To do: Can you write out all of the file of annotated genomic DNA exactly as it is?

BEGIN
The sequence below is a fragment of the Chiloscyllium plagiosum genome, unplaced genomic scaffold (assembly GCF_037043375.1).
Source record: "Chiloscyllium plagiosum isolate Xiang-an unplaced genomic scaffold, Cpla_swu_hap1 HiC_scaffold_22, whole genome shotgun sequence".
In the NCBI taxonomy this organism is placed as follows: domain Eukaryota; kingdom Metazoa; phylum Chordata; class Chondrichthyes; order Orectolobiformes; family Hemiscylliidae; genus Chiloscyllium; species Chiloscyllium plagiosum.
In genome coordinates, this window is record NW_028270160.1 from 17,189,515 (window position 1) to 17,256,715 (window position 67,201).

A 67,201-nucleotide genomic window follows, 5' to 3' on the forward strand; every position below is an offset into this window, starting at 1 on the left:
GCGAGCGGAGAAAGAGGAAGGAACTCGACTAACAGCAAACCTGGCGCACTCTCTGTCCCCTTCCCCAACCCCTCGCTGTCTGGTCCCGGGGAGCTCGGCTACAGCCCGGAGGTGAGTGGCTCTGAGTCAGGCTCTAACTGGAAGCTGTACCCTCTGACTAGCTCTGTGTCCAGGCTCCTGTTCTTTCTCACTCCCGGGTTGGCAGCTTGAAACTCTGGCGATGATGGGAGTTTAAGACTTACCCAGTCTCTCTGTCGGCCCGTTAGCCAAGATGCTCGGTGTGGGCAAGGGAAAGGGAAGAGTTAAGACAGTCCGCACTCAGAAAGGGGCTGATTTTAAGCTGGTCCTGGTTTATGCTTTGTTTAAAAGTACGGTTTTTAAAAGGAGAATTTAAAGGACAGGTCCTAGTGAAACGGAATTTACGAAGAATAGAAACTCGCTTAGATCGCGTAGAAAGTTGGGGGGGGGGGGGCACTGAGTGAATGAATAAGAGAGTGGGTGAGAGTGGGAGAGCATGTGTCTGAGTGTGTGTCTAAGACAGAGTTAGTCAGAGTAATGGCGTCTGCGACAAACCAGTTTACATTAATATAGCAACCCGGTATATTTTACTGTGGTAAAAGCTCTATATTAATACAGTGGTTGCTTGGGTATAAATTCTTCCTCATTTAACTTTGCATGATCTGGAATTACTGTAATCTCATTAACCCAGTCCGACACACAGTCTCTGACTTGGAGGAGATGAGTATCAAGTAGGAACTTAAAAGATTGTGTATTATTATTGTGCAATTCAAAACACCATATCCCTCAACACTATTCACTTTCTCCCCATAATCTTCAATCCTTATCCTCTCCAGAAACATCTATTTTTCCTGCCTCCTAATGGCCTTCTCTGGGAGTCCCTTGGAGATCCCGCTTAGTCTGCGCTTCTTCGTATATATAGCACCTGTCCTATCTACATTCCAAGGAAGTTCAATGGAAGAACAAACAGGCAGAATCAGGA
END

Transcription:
The sequence below is a fragment of the Chiloscyllium plagiosum genome, unplaced genomic scaffold (assembly GCF_037043375.1).
Source record: "Chiloscyllium plagiosum isolate Xiang-an unplaced genomic scaffold, Cpla_swu_hap1 HiC_scaffold_22, whole genome shotgun sequence".
In the NCBI taxonomy this organism is placed as follows: domain Eukaryota; kingdom Metazoa; phylum Chordata; class Chondrichthyes; order Orectolobiformes; family Hemiscylliidae; genus Chiloscyllium; species Chiloscyllium plagiosum.
In genome coordinates, this window is record NW_028270160.1 from 17,189,515 (window position 1) to 17,256,715 (window position 67,201).

A 67,201-nucleotide genomic window follows, 5' to 3' on the forward strand; every position below is an offset into this window, starting at 1 on the left:
GCGAGCGGAGAAAGAGGAAGGAACTCGACTAACAGCAAACCTGGCGCACTCTCTGTCCCCTTCCCCAACCCCTCGCTGTCTGGTCCCGGGGAGCTCGGCTACAGCCCGGAGGTGAGTGGCTCTGAGTCAGGCTCTAACTGGAAGCTGTACCCTCTGACTAGCTCTGTGTCCAGGCTCCTGTTCTTTCTCACTCCCGGGTTGGCAGCTTGAAACTCTGGCGATGATGGGAGTTTAAGACTTACCCAGTCTCTCTGTCGGCCCGTTAGCCAAGATGCTCGGTGTGGGCAAGGGAAAGGGAAGAGTTAAGACAGTCCGCACTCAGAAAGGGGCTGATTTTAAGCTGGTCCTGGTTTATGCTTTGTTTAAAAGTACGGTTTTTAAAAGGAGAATTTAAAGGACAGGTCCTAGTGAAACGGAATTTACGAAGAATAGAAACTCGCTTAGATCGCGTAGAAAGTTGGGGGGGGGGGGGCACTGAGTGAATGAATAAGAGAGTGGGTGAGAGTGGGAGAGCATGTGTCTGAGTGTGTGTCTAAGACAGAGTTAGTCAGAGTAATGGCGTCTGCGACAAACCAGTTTACATTAATATAGCAACCCGGTATATTTTACTGTGGTAAAAGCTCTATATTAATACAGTGGTTGCTTGGGTATAAATTCTTCCTCATTTAACTTTGCATGATCTGGAATTACTGTAATCTCATTAACCCAGTCCGACACACAGTCTCTGACTTGGAGGAGATGAGTATCAAGTAGGAACTTAAAAGATTGTGTATTATTATTGTGCAATTCAAAACACCATATCCCTCAACACTATTCACTTTCTCCCCATAATCTTCAATCCTTATCCTCTCCAGAAACATCTATTTTTCCTGCCTCCTAATGGCCTTCTCTGGGAGTCCCTTGGAGATCCCGCTTAGTCTGCGCTTCTTCGTATATATAGCACCTGTCCTATCTACATTCCAAGGAAGTTCAATGGAAGAACAAACAGGCAGAATCAGGA